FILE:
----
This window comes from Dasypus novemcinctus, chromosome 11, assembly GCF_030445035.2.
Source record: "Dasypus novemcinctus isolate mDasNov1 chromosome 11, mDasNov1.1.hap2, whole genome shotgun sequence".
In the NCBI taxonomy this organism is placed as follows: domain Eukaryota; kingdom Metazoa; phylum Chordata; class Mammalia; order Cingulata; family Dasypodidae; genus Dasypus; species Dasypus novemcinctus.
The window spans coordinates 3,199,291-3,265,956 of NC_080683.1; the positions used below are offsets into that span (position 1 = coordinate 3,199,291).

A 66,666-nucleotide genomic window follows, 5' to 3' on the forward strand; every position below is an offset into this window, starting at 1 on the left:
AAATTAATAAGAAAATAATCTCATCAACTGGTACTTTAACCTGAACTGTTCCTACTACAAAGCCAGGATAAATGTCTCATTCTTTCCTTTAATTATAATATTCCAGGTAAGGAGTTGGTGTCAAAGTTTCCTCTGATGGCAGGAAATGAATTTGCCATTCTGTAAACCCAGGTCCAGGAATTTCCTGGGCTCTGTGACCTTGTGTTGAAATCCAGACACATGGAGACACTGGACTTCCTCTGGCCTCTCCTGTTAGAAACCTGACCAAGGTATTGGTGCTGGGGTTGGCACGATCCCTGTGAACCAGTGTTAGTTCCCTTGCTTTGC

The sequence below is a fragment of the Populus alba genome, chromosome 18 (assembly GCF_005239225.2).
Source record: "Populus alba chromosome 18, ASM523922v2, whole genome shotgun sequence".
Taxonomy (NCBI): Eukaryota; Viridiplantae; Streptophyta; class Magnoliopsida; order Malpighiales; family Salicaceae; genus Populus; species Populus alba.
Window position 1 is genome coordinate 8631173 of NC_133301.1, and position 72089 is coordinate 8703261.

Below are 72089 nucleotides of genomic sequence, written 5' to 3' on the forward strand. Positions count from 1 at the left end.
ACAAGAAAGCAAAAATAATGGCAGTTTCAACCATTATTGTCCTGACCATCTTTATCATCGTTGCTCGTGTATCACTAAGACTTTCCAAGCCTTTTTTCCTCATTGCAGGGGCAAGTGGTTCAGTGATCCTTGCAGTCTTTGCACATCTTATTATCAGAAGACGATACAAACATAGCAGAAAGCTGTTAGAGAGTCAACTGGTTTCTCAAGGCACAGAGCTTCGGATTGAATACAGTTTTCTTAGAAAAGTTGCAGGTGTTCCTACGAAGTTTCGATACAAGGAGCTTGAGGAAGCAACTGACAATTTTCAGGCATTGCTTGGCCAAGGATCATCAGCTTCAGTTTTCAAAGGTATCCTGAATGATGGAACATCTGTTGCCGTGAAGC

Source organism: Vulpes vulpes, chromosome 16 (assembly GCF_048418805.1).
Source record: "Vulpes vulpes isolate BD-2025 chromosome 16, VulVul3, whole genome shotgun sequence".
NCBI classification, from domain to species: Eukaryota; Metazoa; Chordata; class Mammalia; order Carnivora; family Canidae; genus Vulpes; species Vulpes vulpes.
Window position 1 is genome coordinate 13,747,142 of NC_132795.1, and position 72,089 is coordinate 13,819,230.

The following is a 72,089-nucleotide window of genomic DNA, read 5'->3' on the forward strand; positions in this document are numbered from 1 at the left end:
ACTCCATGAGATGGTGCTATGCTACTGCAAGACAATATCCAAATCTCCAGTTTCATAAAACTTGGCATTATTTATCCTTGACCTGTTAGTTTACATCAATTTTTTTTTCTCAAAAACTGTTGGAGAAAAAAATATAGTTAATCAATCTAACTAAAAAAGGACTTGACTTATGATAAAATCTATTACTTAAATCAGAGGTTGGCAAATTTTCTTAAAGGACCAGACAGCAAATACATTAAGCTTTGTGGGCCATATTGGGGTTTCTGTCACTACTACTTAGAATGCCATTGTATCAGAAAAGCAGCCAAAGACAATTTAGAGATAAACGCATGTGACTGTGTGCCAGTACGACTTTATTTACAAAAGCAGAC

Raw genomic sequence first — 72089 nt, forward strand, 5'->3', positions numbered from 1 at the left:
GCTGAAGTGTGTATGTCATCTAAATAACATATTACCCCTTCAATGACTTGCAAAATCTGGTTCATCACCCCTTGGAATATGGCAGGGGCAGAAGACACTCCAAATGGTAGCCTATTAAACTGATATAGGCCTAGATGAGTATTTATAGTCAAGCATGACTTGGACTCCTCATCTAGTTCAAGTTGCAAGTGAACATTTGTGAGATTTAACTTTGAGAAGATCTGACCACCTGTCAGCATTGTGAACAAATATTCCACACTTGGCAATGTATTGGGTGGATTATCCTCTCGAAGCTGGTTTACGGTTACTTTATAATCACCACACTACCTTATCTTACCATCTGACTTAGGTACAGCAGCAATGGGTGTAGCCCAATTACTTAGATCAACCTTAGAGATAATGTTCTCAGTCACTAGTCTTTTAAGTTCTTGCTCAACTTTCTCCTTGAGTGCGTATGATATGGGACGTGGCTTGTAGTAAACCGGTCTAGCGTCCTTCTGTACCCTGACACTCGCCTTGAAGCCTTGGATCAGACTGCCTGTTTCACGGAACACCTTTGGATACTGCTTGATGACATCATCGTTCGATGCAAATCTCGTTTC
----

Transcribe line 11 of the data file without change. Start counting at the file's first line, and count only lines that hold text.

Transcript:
Below are 72089 nucleotides of genomic sequence, written 5' to 3' on the forward strand. Positions count from 1 at the left end.